Once your baby's teeth start emerging, it is safe to start brushing them. Typically, this is around the one-year mark.
However, there are different schools of thought; some dentists even advise waiting until age 2 or 3.
So, what's the right approach for your baby's oral health?
In this article, we'll examine the evidence and explain everything you need to know about when to start brushing baby teeth with toothpaste.
Brushing Without Toothpaste First
Historically, pediatric dentists and the American Association of Pediatric Dentists have recommended that parents use water to brush their baby's teeth until around the age of 2.
The rationale was to prevent children from swallowing too much fluoride before they could safely and reliably spit it out.
This is because consuming excess fluoride has been associated with negative side effects, especially while a child's teeth are still developing.
Thankfully, newer technologies in pediatric dentistry have led to the emergence of nano hydroxyapatite as a safer alternative remineralizing agent to fluoride toothpaste.
Now, some dentists approve the use of fluoride-free toothpaste on your baby's gums and teeth to build healthy habits and prevent tooth decay.
Potential Benefits of Earlier Toothpaste Use
There are a few advantages to brushing your baby's teeth with toothpaste, such as:
Strengthening enamel on erupting teeth
Reducing the risk of dental caries once teeth emerge
Introducing healthy oral hygiene habits and skills at an earlier age
That being said, parental supervision and proper technique are key when you begin brushing baby teeth.
Toothpaste Considerations and Precautions
Getting ready to brush baby teeth for the first time?
Here are some important considerations:
Use a small amount of toothpaste for kids under 3 - they can graduate to a pea-sized amount when they're ready
Choose a fluoride-free children’s toothpaste or toothpaste with low (500ppm) fluoride
Closely monitor brushing to ensure they don't swallow any excess paste.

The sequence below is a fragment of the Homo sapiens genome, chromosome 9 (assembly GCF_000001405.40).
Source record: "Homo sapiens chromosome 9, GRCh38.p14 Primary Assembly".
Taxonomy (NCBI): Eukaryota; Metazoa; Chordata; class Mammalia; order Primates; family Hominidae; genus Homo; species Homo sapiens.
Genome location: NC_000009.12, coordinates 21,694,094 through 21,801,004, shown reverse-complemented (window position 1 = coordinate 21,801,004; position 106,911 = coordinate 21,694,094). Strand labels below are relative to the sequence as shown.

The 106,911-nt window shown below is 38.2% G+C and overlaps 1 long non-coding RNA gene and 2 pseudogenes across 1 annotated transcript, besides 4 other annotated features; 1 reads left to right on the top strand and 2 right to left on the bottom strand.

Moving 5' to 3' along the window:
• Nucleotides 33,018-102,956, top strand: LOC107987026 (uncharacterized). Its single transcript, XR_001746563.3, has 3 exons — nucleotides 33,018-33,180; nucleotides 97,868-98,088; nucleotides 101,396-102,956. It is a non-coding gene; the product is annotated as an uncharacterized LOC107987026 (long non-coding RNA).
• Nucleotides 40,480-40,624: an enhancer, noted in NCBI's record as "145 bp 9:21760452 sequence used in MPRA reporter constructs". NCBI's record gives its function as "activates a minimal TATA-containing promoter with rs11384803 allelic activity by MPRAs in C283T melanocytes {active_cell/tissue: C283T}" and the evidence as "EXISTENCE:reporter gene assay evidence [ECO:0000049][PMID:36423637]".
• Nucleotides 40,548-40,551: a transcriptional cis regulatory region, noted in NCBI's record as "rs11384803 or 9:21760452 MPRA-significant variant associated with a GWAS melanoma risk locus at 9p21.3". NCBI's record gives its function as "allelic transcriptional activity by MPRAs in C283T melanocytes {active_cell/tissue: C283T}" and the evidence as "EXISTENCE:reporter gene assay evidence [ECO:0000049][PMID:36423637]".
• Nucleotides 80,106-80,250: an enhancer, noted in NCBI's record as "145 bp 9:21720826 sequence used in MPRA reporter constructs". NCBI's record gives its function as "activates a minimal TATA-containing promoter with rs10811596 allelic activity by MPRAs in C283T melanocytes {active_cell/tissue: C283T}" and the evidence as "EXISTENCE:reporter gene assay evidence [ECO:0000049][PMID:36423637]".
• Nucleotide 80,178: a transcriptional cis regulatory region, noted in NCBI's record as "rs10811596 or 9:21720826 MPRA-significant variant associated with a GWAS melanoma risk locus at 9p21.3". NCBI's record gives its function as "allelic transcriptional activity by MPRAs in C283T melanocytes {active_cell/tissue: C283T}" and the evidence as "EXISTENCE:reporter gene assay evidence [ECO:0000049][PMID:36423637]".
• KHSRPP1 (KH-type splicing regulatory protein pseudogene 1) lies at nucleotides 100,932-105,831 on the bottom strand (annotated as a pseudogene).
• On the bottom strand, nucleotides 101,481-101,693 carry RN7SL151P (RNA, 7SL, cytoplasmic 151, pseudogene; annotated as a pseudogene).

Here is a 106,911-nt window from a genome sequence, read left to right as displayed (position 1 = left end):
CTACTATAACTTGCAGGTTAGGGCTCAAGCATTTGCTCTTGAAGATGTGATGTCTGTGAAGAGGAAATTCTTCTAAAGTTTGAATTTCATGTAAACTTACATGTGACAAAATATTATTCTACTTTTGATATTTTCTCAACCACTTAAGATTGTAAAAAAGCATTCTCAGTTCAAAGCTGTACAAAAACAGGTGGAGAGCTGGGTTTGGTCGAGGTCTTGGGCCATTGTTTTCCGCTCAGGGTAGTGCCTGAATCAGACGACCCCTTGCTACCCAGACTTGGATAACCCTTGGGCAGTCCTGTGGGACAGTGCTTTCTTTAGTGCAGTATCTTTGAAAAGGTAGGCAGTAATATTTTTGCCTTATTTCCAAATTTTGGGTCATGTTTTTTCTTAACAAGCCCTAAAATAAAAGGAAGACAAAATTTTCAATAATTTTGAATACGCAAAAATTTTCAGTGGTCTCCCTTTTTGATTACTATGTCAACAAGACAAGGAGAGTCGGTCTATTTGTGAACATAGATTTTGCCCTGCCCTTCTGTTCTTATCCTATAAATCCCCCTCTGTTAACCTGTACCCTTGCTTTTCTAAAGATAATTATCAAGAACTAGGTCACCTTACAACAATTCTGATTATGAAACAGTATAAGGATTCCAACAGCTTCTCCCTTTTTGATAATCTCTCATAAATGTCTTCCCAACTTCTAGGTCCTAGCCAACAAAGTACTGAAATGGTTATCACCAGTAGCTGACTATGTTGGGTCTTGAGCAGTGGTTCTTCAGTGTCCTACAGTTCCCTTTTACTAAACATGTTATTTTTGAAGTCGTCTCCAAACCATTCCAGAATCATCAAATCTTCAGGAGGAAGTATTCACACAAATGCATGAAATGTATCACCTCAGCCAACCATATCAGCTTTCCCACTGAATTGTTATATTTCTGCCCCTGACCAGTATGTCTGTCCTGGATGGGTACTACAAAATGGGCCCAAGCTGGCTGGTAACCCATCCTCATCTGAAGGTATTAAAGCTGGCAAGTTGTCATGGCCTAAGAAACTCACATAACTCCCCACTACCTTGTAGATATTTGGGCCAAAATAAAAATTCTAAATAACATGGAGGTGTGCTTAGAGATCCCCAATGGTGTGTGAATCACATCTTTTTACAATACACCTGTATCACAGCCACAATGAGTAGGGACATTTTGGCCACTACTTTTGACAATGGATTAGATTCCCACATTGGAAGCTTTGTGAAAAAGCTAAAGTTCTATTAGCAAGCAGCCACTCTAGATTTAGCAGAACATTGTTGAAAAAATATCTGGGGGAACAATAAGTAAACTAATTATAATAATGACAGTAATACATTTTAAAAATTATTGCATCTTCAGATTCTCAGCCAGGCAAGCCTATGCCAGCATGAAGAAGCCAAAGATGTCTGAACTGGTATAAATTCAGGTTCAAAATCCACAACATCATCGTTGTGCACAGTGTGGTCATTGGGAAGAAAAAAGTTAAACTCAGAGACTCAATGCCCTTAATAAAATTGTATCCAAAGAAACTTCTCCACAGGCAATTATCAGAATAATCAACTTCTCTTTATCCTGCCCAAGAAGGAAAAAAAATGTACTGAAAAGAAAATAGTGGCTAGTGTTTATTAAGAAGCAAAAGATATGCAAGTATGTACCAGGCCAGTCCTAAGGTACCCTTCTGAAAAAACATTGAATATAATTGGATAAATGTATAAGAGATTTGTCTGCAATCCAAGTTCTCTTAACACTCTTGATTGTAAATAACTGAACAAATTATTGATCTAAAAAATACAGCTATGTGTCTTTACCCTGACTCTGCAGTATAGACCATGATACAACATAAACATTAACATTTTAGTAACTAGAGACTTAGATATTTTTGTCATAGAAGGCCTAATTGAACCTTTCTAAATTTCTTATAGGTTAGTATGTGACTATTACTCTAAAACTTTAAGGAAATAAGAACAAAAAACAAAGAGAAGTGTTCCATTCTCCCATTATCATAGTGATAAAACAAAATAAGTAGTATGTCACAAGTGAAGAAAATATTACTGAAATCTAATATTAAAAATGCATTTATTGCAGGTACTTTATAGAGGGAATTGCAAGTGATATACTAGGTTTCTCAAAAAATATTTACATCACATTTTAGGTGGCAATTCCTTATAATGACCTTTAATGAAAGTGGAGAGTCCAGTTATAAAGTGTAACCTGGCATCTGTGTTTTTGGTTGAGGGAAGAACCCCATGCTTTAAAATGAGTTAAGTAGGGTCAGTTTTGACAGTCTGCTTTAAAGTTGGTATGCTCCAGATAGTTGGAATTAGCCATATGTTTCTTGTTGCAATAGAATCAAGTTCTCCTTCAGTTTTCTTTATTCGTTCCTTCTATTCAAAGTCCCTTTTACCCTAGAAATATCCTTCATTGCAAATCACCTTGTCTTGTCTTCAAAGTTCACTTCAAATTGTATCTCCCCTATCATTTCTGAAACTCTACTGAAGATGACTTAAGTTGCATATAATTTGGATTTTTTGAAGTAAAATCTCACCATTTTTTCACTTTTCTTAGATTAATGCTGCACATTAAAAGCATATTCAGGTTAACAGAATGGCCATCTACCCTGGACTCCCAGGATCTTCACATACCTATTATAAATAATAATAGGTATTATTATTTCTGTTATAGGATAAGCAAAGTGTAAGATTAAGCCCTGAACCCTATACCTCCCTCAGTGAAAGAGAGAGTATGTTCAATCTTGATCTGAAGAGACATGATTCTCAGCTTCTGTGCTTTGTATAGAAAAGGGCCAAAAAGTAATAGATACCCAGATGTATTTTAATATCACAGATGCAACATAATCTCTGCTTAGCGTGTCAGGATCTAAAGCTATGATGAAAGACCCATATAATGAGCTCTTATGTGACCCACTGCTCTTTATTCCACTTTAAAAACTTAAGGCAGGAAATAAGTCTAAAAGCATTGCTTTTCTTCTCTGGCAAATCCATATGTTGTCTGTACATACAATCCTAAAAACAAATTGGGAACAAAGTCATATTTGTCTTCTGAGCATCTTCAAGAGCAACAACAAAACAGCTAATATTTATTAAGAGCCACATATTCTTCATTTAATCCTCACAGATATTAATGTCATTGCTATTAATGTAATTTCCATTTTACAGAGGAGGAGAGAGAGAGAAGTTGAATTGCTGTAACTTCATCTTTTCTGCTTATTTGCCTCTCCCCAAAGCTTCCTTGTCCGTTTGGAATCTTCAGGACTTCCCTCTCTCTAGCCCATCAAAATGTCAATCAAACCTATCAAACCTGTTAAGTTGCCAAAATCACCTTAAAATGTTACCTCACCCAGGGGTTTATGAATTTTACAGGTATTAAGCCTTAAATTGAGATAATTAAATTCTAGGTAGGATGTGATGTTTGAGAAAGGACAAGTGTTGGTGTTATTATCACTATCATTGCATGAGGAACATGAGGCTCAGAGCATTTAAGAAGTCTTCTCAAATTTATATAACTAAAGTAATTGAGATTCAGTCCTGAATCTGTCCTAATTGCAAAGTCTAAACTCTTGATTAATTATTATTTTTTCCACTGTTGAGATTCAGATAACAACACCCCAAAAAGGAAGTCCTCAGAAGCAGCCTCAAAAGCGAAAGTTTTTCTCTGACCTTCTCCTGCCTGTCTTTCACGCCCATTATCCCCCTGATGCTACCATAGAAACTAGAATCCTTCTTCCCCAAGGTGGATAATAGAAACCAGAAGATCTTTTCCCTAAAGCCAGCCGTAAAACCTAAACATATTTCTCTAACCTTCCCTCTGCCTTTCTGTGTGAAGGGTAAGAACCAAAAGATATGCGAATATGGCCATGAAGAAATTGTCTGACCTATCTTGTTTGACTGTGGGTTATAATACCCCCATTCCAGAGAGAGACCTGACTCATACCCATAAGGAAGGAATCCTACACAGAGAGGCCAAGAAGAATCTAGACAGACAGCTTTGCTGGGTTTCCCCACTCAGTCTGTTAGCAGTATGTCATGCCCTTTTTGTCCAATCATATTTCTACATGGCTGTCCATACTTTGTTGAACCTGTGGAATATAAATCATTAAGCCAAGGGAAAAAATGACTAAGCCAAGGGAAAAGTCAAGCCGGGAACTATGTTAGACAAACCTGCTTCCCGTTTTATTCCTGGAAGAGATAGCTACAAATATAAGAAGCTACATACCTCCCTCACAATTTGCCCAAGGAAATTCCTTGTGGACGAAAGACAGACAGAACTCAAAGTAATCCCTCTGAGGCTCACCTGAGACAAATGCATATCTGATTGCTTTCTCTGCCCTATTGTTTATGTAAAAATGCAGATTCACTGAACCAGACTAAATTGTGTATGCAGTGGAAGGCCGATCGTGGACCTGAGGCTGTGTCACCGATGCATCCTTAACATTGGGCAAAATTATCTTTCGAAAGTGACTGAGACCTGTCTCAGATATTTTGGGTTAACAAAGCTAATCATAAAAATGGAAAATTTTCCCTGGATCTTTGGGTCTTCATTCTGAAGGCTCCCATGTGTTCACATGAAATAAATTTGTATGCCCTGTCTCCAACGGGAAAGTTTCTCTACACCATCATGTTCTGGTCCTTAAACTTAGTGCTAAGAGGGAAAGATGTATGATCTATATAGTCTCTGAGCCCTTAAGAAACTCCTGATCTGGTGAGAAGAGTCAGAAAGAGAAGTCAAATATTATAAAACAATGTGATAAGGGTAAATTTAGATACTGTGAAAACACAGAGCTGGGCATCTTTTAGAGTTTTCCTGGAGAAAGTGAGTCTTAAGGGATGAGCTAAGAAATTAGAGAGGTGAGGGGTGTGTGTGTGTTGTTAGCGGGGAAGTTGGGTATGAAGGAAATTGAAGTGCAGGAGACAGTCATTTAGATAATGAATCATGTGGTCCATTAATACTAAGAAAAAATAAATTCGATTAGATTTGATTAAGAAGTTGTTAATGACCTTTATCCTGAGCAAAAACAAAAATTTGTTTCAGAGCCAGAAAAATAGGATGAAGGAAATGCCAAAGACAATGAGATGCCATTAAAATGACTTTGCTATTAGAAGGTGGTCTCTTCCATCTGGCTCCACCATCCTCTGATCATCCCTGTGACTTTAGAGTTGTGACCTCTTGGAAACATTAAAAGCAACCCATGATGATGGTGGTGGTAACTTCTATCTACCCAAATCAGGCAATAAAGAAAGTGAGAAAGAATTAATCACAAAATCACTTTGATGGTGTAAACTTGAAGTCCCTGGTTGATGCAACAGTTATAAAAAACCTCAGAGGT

Gradually phase in toothpaste from 6 months up to age 2
Further, be wary that the adult toothpaste you use to brush your own teeth may not be suitable for your baby's teeth.
If you'd like to use the same toothpaste for the whole family, note that adults can use kids' toothpaste safely.
Signs Your Child is Ready for Toothpaste
There are some key indicators to keep in mind when deciding if your child is ready to start brushing with nano hydroxyapatite toothpaste:
Teeth have started erupting from your baby's gums
Your child is able to actively participate in brushing motions
Your child has developed the ability to spit out their toothpaste instead of swallowing
Your baby is exhibiting early signs of tooth decay
As you monitor your baby's dental health, keep an eye out for these signs and start brushing baby's teeth accordingly.
Proper Brushing Technique is Key
Whether you're using toothpaste or not, it's essential to maintain proper brushing technique and use the right dentifrice.
For example, using gentle pressure and a soft-bristled toothbrush can protect your baby's mouth as its teeth begin to emerge.
Visit Your Pediatric Dentist
Given the varying range of opinions on proper brushing age, it may be wise to consult your local pediatric dentist.
Be sure to schedule your baby's first visit around their first birthday or when their first tooth erupts.
At this time, your dentist will be able to factor in your child's oral development and motor skills to help you decide when the right time to start brushing is.
Summary: When to Start Brushing Your Child's Teeth
As research evolves, most dentists suggest beginning brushing your baby's teeth with fluoride-free toothpaste or no toothpaste at all between ages 1 to 3.
This timeline can vary among children and is highly dependent on when the first baby tooth erupts and the baby's ability to spit out their toothpaste.
When in doubt, you can always consult your local pediatric dentist to determine the right time to introduce brushing.
Further, a kids toothpaste made with fun, natural flavors can improve your child's brushing experience.
Overall, creating a fun, consistent routine and setting your child up with proper oral hygiene habits will serve them well throughout life.